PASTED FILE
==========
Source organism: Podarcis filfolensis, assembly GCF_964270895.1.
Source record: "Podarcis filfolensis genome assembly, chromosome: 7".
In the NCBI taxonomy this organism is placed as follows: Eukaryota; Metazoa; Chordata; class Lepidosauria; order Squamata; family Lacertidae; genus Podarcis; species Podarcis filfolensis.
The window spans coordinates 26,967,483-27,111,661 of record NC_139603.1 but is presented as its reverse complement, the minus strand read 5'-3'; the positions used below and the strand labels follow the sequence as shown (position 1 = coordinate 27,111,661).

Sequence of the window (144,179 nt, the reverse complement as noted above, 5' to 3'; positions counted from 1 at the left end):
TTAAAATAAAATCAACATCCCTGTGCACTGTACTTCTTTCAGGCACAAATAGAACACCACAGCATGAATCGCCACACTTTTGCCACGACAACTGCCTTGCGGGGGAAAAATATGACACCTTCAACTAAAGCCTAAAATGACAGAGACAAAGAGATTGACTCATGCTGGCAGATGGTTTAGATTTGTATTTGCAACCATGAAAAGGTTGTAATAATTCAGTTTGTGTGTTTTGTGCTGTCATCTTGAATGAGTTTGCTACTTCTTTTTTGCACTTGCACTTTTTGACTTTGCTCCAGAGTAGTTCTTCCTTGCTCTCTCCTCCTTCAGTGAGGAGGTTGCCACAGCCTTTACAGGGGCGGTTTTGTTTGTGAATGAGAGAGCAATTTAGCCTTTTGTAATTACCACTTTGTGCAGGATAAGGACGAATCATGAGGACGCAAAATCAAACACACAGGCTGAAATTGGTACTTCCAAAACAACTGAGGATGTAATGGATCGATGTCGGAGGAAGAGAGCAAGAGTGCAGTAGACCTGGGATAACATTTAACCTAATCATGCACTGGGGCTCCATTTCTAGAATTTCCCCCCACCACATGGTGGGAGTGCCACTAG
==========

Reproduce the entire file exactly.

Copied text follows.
Source organism: Podarcis filfolensis, assembly GCF_964270895.1.
Source record: "Podarcis filfolensis genome assembly, chromosome: 7".
In the NCBI taxonomy this organism is placed as follows: Eukaryota; Metazoa; Chordata; class Lepidosauria; order Squamata; family Lacertidae; genus Podarcis; species Podarcis filfolensis.
The window spans coordinates 26,967,483-27,111,661 of record NC_139603.1 but is presented as its reverse complement, the minus strand read 5'-3'; the positions used below and the strand labels follow the sequence as shown (position 1 = coordinate 27,111,661).

Sequence of the window (144,179 nt, the reverse complement as noted above, 5' to 3'; positions counted from 1 at the left end):
TTAAAATAAAATCAACATCCCTGTGCACTGTACTTCTTTCAGGCACAAATAGAACACCACAGCATGAATCGCCACACTTTTGCCACGACAACTGCCTTGCGGGGGAAAAATATGACACCTTCAACTAAAGCCTAAAATGACAGAGACAAAGAGATTGACTCATGCTGGCAGATGGTTTAGATTTGTATTTGCAACCATGAAAAGGTTGTAATAATTCAGTTTGTGTGTTTTGTGCTGTCATCTTGAATGAGTTTGCTACTTCTTTTTTGCACTTGCACTTTTTGACTTTGCTCCAGAGTAGTTCTTCCTTGCTCTCTCCTCCTTCAGTGAGGAGGTTGCCACAGCCTTTACAGGGGCGGTTTTGTTTGTGAATGAGAGAGCAATTTAGCCTTTTGTAATTACCACTTTGTGCAGGATAAGGACGAATCATGAGGACGCAAAATCAAACACACAGGCTGAAATTGGTACTTCCAAAACAACTGAGGATGTAATGGATCGATGTCGGAGGAAGAGAGCAAGAGTGCAGTAGACCTGGGATAACATTTAACCTAATCATGCACTGGGGCTCCATTTCTAGAATTTCCCCCCACCACATGGTGGGAGTGCCACTAG